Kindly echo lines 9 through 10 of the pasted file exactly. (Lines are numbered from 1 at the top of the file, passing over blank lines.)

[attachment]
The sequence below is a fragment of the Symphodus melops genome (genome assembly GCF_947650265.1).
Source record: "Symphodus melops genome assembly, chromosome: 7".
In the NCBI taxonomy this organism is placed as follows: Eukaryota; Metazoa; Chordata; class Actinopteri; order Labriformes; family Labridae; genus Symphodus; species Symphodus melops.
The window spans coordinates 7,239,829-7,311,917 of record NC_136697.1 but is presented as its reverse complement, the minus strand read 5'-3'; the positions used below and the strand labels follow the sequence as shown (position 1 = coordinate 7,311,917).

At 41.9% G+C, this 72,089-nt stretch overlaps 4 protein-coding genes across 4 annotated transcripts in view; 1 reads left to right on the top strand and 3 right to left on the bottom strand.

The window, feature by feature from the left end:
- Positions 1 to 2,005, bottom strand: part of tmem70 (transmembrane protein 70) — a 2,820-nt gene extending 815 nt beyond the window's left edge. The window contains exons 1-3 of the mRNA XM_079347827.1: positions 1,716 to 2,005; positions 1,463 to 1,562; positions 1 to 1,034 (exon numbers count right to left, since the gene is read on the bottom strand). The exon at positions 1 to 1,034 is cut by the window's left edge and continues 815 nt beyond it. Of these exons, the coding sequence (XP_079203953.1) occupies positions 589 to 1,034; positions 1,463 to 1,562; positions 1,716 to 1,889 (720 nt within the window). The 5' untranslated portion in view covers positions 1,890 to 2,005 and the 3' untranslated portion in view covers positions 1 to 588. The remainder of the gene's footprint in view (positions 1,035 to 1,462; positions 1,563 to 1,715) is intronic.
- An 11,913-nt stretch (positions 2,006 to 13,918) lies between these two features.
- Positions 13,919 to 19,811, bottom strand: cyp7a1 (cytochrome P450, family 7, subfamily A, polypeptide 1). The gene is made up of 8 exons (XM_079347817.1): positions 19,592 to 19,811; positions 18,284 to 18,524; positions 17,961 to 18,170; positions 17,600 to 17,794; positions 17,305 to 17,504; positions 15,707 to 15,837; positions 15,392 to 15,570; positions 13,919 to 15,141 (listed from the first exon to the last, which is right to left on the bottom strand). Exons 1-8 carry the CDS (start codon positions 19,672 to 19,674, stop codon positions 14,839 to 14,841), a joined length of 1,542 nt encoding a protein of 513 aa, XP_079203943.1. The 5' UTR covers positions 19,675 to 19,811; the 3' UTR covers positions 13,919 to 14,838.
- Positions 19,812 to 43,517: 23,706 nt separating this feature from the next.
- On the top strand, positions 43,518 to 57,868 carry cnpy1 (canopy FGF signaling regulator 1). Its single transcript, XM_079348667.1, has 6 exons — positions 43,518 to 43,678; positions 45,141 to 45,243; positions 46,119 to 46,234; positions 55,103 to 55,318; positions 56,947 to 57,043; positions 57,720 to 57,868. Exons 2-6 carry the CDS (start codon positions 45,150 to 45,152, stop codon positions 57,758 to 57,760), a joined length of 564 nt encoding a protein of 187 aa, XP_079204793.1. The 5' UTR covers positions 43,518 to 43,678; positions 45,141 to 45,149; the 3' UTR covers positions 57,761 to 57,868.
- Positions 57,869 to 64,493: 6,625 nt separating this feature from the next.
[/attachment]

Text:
- Positions 13,919 to 19,811, bottom strand: cyp7a1 (cytochrome P450, family 7, subfamily A, polypeptide 1). The gene is made up of 8 exons (XM_079347817.1): positions 19,592 to 19,811; positions 18,284 to 18,524; positions 17,961 to 18,170; positions 17,600 to 17,794; positions 17,305 to 17,504; positions 15,707 to 15,837; positions 15,392 to 15,570; positions 13,919 to 15,141 (listed from the first exon to the last, which is right to left on the bottom strand). Exons 1-8 carry the CDS (start codon positions 19,672 to 19,674, stop codon positions 14,839 to 14,841), a joined length of 1,542 nt encoding a protein of 513 aa, XP_079203943.1. The 5' UTR covers positions 19,675 to 19,811; the 3' UTR covers positions 13,919 to 14,838.
- Positions 19,812 to 43,517: 23,706 nt separating this feature from the next.